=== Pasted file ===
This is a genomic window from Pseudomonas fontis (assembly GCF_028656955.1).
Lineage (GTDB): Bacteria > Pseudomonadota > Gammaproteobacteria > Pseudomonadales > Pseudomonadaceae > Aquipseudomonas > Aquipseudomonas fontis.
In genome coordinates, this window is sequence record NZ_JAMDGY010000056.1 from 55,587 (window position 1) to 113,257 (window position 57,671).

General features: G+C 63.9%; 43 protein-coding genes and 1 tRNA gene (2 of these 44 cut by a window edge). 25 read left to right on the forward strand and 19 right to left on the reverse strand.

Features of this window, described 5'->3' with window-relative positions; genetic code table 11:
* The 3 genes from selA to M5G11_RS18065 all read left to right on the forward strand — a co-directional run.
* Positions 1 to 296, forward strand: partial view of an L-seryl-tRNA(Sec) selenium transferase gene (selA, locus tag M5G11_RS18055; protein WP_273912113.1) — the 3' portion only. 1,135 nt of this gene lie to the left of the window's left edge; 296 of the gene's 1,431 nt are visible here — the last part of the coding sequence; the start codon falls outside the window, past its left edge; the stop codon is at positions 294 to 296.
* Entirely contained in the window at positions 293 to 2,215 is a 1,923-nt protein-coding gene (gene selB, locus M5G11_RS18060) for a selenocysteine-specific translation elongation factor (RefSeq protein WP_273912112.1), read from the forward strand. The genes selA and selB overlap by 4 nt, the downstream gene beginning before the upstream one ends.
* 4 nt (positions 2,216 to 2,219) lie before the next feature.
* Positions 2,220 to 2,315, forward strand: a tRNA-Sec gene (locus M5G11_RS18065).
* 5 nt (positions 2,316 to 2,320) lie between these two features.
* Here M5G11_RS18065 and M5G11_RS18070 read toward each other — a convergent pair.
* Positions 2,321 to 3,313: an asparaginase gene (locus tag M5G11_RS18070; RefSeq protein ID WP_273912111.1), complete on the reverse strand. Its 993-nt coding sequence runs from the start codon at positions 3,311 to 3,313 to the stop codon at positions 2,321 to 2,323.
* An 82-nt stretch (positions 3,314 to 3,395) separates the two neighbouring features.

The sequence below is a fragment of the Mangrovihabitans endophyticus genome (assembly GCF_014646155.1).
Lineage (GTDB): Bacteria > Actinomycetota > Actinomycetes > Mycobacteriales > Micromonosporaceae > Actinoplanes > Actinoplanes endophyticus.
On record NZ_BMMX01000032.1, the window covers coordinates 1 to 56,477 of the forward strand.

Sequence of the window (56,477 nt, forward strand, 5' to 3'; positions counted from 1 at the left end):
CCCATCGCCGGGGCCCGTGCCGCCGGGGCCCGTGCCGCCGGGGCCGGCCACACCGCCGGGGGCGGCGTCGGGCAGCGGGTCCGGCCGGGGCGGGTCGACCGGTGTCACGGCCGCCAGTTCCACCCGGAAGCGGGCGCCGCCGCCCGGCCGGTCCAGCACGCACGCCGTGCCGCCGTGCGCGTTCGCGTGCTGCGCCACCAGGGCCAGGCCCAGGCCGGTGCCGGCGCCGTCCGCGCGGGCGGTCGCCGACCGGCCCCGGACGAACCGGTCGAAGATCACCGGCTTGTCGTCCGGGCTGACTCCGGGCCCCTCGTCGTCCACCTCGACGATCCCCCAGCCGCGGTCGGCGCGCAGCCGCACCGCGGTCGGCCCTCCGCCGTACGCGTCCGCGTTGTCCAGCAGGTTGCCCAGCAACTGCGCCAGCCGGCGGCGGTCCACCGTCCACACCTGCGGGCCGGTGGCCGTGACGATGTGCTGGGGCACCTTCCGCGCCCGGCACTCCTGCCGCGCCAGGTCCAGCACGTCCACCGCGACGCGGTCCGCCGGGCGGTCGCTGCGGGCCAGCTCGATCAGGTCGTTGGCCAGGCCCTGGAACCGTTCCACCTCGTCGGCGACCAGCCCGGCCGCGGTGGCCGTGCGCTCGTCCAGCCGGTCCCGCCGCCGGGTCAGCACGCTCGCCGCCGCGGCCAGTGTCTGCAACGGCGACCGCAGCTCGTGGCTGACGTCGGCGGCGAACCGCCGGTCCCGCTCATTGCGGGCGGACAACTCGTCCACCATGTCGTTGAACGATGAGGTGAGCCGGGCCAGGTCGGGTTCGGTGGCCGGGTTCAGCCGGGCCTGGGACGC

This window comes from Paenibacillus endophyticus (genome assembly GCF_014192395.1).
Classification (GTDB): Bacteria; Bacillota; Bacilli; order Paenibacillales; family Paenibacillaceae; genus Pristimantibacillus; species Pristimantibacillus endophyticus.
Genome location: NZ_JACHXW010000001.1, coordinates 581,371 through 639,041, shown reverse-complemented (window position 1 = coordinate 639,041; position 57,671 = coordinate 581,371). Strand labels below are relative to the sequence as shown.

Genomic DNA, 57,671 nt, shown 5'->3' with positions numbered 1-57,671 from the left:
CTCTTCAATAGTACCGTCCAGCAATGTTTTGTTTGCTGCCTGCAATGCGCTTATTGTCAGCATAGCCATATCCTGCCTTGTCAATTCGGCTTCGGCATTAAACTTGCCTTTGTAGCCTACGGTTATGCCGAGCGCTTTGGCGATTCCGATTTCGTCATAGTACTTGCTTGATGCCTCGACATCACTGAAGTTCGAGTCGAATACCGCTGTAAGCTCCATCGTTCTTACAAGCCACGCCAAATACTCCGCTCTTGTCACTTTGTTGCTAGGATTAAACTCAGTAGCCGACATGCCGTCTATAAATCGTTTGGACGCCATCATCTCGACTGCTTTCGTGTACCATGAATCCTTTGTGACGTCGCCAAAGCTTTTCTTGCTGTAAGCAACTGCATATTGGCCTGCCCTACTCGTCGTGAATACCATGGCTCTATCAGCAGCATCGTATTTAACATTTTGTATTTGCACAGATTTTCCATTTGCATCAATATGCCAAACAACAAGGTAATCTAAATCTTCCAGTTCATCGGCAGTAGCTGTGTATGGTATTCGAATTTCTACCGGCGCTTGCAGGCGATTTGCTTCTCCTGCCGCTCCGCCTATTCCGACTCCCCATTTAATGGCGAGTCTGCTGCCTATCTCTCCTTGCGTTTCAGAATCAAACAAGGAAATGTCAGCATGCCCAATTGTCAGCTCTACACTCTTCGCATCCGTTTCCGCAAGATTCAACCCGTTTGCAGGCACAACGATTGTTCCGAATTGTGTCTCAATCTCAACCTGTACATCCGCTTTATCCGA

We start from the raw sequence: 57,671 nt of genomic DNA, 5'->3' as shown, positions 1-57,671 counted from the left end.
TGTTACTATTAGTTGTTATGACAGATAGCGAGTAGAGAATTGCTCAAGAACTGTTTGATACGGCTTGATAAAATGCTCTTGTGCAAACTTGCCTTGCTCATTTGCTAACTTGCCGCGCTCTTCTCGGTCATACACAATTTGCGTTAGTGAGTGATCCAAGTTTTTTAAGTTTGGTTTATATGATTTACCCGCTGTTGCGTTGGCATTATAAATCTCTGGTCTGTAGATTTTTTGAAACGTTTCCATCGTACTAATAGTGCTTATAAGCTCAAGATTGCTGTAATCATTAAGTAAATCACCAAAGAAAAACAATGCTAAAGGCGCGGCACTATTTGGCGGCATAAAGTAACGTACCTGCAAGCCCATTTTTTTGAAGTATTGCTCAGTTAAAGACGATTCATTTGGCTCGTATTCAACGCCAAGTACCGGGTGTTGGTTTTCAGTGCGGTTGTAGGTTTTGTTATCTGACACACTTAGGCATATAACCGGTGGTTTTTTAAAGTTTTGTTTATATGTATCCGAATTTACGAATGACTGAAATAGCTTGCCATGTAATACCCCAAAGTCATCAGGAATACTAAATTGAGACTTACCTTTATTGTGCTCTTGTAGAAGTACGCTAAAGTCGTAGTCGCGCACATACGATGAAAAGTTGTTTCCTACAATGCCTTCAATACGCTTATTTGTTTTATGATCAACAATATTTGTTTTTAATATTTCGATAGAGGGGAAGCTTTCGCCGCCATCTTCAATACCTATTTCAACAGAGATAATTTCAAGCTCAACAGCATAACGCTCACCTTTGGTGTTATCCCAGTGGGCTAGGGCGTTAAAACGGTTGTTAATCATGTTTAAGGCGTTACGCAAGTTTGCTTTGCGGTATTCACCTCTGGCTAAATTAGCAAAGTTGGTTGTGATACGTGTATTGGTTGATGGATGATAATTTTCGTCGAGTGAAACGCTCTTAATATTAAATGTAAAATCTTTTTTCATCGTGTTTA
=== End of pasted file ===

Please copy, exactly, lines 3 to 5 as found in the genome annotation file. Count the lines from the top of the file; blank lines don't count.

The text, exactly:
In genome coordinates, this window is sequence record NZ_JAMDGY010000056.1 from 55,587 (window position 1) to 113,257 (window position 57,671).

General features: G+C 63.9%; 43 protein-coding genes and 1 tRNA gene (2 of these 44 cut by a window edge). 25 read left to right on the forward strand and 19 right to left on the reverse strand.

Features of this window, described 5'->3' with window-relative positions; genetic code table 11: